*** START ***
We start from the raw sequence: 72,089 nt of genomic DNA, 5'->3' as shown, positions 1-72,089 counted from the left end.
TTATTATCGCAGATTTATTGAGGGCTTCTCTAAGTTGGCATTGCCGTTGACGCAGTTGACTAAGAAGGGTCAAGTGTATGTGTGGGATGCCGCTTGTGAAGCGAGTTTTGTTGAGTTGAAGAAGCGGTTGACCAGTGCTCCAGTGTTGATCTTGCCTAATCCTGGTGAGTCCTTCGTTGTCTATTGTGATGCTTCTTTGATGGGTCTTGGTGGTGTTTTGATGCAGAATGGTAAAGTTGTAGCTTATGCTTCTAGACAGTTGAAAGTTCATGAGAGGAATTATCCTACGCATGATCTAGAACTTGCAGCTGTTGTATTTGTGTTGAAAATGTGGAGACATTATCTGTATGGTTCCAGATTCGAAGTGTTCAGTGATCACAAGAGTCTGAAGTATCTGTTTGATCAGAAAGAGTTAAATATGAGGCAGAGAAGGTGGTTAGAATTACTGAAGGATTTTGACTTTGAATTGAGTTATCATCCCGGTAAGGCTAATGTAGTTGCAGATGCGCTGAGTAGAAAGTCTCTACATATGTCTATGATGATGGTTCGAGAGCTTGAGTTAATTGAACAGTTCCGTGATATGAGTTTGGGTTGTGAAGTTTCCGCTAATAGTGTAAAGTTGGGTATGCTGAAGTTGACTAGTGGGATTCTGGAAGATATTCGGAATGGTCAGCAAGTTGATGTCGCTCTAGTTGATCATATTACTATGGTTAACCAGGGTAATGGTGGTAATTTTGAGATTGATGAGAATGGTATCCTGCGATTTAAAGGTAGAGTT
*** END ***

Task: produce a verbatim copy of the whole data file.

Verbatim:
We start from the raw sequence: 72,089 nt of genomic DNA, 5'->3' as shown, positions 1-72,089 counted from the left end.
TTATTATCGCAGATTTATTGAGGGCTTCTCTAAGTTGGCATTGCCGTTGACGCAGTTGACTAAGAAGGGTCAAGTGTATGTGTGGGATGCCGCTTGTGAAGCGAGTTTTGTTGAGTTGAAGAAGCGGTTGACCAGTGCTCCAGTGTTGATCTTGCCTAATCCTGGTGAGTCCTTCGTTGTCTATTGTGATGCTTCTTTGATGGGTCTTGGTGGTGTTTTGATGCAGAATGGTAAAGTTGTAGCTTATGCTTCTAGACAGTTGAAAGTTCATGAGAGGAATTATCCTACGCATGATCTAGAACTTGCAGCTGTTGTATTTGTGTTGAAAATGTGGAGACATTATCTGTATGGTTCCAGATTCGAAGTGTTCAGTGATCACAAGAGTCTGAAGTATCTGTTTGATCAGAAAGAGTTAAATATGAGGCAGAGAAGGTGGTTAGAATTACTGAAGGATTTTGACTTTGAATTGAGTTATCATCCCGGTAAGGCTAATGTAGTTGCAGATGCGCTGAGTAGAAAGTCTCTACATATGTCTATGATGATGGTTCGAGAGCTTGAGTTAATTGAACAGTTCCGTGATATGAGTTTGGGTTGTGAAGTTTCCGCTAATAGTGTAAAGTTGGGTATGCTGAAGTTGACTAGTGGGATTCTGGAAGATATTCGGAATGGTCAGCAAGTTGATGTCGCTCTAGTTGATCATATTACTATGGTTAACCAGGGTAATGGTGGTAATTTTGAGATTGATGAGAATGGTATCCTGCGATTTAAAGGTAGAGTT